NEWS29 October 2015

The anthropomorphism of technology

News Technology Trends UK

UK — As our reliance on technology grows, so too does our relationship with devices and we increasingly give them human attributes said Amanda Anderton co-founder of Hope + Anchor at the MRS conference Customers Exposed in London today.


Consumers are building deep emotional connections with their technology and as their attachment grows it is often now the first and last thing we see each day said Anderton as she presented her session ‘The Age of Technological Intimacy’.

But while we now have strong relationships with technology it is often a complicated relationship she said. ”It’s like the relationship we have we people.” So we enter a heightened emotional state as we connect with tech and it provokes powerful emotions, especially when it doesn’t behave as we want it to.

Hope + Anchor set up some consumer vlogs in a YouTube-style tech haul in the summer to understand people’s relationships with tech and found there was a strong Tamagotchi effect where consumers anthropomorphise their technology.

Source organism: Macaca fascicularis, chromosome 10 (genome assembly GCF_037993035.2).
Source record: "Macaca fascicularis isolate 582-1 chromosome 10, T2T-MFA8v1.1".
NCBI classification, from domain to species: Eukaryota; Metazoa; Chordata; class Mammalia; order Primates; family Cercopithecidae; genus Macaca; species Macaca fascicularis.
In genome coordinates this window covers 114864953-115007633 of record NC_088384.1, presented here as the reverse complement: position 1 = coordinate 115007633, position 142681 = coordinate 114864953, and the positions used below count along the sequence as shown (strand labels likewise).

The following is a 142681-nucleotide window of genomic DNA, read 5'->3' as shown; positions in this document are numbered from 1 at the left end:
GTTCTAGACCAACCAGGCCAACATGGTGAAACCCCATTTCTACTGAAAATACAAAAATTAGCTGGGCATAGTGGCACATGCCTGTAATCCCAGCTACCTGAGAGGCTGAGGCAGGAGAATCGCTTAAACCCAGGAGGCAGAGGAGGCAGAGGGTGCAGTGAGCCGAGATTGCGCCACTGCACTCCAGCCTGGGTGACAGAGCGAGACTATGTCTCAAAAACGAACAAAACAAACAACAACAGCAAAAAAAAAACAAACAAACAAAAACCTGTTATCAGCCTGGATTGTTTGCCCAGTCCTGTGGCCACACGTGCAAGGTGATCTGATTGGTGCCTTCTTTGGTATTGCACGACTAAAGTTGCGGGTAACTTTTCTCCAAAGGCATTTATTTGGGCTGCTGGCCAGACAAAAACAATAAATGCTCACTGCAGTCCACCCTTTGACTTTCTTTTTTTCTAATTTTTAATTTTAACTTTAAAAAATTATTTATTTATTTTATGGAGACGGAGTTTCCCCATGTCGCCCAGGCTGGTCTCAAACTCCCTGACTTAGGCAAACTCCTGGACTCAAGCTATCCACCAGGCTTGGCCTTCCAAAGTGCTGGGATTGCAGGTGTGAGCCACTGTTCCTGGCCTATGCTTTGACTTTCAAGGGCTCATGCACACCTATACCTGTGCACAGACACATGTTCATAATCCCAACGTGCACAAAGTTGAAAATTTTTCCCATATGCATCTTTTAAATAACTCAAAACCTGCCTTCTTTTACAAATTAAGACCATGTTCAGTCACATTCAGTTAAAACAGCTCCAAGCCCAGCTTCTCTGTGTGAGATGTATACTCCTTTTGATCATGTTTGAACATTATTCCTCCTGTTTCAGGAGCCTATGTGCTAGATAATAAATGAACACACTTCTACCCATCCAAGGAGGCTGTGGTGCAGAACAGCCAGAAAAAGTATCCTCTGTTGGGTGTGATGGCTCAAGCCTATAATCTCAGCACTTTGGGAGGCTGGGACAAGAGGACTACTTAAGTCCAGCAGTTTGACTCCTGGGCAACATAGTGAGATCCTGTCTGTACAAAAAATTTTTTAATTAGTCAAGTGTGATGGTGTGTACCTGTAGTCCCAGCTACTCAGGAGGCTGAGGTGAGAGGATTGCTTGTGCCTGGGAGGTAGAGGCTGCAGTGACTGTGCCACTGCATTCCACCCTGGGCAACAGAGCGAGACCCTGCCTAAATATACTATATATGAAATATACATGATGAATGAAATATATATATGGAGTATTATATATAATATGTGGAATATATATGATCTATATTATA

Anderton pointed to how the language used in connection to tech follows this, with terms such as ‘smart’ phone, ‘virus’ and that their phone ‘died’. “It has a positive effect on us and people anthropomorphise especially when they’re lonely,” she said.

The role of technology in the home is growing and consumers domesticate their new tech as quickly as possible (unpacking it, normalising it). It also plays a central role in household politics. She cited how research showed that the best Christmas day moments are often connected to technology.

However there are issues; people can feel discomfort when they see something that mimics humans too well. Anderton said this is why many people don’t like Siri – Apple’s voice activated personal assistant.

And the style of tech is growing in importance. “Tech is a powerful form of cultural capital – how we display ours and berate others for theirs. Consumers are very critical of poor looking design. They are more influenced by design than brand loyalty,” she said.